Random Thursday Morning Thoughts

  • Like it or not, a U.S. president has been impeached for only the third time in history. 
  • The Impeachment of Trump has a weird twist to it when compared to Clinton. With Clinton, the Republicans controlled both the House and the Senate. Although the Senate didn't have enough votes to convict, the Republicans controlled the "hand off" of the Articles of Impeachment  from the House to the Senate.  That's not happening here. The House gave notice last night that they won't present the Articles to the Senate until there is some indication as to how the trial will be handled.  This is exactly like a DA getting an indictment from the grand jury but not "presenting" it to the District Clerk. Until he does, the indictment doesn't have a cause number and the court doesn't have jurisdiction. It doesn't happen very often, but it can happen. 
  • Nancy Pelosi, quickly admonishing the few Democrats who cheered at the announcement of the vote on Trump's impeachment, reminded us all what if felt like to be a child:
  • Trump blew off steam in Michigan last night. 

  • Oh, I should have known. The government is not tracking your vehicle to bust you for having weed legally purchased in Colorado in your car -- it's all instead for the greater good
  • Very random tangent:
    • I mentioned Kidd Kraddick just the other day (after for some reason thinking about "Butterfly Kisses")  and now the headline below is on the home page of the Dallas Morning News.  This is happening more and more to me -- the random and obscure reference which then pops into my life in some way in the next few days. Seriously, after I wrote the Kraddick bullet point, even I thought it was extremely weird. And now the name is relevant.  (But I think this phenomenon has a name.)
    • Speaking of that phenomenon to the extreme: I had a very weird experience earlier this year when I was cleaning out my office and made the decision to throw away an old 2014 issue of Texas Monthly. I had saved it because it had the story of former Montague County DA Tim Cole's reflections about the prosecution of the killers of an Oklahoma cheerleader.  I walked to the office kitchen and put the magazine in the trash. Less than fifteen minutes later, I met with a DWI client who, out of nowhere, brought up how he grew up "in that area where the Oklahoma cheerleader's body was found" and asked, "You ever hear about that?"   I went and dug the magazine out of the trash to show it to him in order to prove I was just thinking about a murder from 1996.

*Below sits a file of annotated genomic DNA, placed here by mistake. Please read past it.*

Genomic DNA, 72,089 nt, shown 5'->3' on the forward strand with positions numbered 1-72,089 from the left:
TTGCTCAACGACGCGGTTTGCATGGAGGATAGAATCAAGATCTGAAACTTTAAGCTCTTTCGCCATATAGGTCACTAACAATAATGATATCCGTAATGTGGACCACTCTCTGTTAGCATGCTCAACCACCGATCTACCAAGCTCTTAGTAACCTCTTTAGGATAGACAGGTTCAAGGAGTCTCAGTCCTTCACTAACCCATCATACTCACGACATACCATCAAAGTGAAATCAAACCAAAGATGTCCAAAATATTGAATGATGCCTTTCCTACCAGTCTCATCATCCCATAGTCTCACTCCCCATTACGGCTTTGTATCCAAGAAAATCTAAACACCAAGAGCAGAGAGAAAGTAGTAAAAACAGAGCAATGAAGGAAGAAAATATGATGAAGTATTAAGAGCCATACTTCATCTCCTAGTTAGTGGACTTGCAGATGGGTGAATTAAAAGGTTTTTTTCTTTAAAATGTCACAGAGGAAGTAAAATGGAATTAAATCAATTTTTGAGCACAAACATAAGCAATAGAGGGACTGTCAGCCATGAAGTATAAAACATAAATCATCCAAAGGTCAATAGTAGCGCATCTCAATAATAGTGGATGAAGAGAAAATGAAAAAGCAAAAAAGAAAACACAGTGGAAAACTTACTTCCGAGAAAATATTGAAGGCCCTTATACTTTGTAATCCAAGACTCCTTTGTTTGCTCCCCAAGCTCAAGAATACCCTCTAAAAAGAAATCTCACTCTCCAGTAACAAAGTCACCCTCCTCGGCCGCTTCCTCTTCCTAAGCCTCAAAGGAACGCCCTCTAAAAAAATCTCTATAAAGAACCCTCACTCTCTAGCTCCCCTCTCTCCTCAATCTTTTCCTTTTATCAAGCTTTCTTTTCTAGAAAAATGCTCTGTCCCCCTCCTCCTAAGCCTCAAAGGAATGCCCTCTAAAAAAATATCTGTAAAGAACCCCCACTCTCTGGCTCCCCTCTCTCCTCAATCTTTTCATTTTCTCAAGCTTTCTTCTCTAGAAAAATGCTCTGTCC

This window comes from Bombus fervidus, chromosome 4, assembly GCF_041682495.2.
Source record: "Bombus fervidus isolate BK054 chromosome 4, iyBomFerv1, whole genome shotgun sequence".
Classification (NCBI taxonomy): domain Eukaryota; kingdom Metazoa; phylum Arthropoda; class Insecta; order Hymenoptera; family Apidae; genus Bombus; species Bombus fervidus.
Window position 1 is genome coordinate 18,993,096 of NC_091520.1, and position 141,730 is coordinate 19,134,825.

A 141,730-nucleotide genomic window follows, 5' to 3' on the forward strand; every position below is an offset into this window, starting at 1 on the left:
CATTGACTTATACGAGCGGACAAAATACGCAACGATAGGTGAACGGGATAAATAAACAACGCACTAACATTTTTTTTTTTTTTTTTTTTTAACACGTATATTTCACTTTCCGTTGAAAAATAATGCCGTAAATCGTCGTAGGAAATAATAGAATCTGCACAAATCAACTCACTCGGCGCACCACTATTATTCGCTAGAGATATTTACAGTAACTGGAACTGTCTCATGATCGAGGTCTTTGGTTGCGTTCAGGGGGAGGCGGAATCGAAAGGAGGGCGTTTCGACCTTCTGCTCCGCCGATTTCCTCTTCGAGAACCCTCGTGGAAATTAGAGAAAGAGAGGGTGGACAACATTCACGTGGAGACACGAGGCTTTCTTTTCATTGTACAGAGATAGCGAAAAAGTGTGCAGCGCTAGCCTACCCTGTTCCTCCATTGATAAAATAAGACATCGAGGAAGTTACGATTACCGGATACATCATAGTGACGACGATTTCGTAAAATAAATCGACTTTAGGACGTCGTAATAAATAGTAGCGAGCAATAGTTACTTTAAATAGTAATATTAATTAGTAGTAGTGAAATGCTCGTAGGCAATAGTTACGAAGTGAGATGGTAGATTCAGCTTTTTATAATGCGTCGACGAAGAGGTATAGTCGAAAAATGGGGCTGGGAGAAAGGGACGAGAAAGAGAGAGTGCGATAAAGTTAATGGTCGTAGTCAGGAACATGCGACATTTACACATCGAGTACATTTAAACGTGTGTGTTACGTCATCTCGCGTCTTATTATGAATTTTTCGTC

• The other weird experience this year was when an investigator up at the courthouse just casually asked me if I had ever heard of a "Ladybird Deed." (Nope. Never. I'm a criminal guy. Not a real estate guy.) The next morning, out of nowhere, my one and only assistant came in and asked me to look at a deed for a friend because of one particular paragraph. "I know you don't do this stuff, but could you look?"  She had never asked me to look at a deed before. I read it, Googled the deed provision's terms, and "Ladybird deed" popped up.  The two (the investigator's question and my assistant's question) were 100% unrelated.
    • And if you want to see Mrs. LL go all slump shouldered on me, just watch me ask her, "Do you think it's possible we are all living in a computer simulation and there's now a glitch in my system?" You know, things I "think" affecting my "reality." 
    • But it kind of freaked her out last September when I had a bullet point that I "had no idea who Hammurabi was" (I had read it in the book Texas) and then, two days later, she was watching Better Call Saul on Netflix. As she watched Season 1, Episode 2, she witnessed Saul defuse a situation by asking a potential killer if he was familiar with the "Code of Hammurabi."
  • Unrelated, but I should have watched the Six Man football game I referenced yesterday. Sounds exciting
  • This has not aged well.
  • A Bowie City Councilman and the Mayor got all hot and bothered at each other in the office, and it's on tape with a grainy murky video.   It's about as entertaining as you would expect. (We even got the ol'  that's-not-a-threat-that's-promise thrown in.)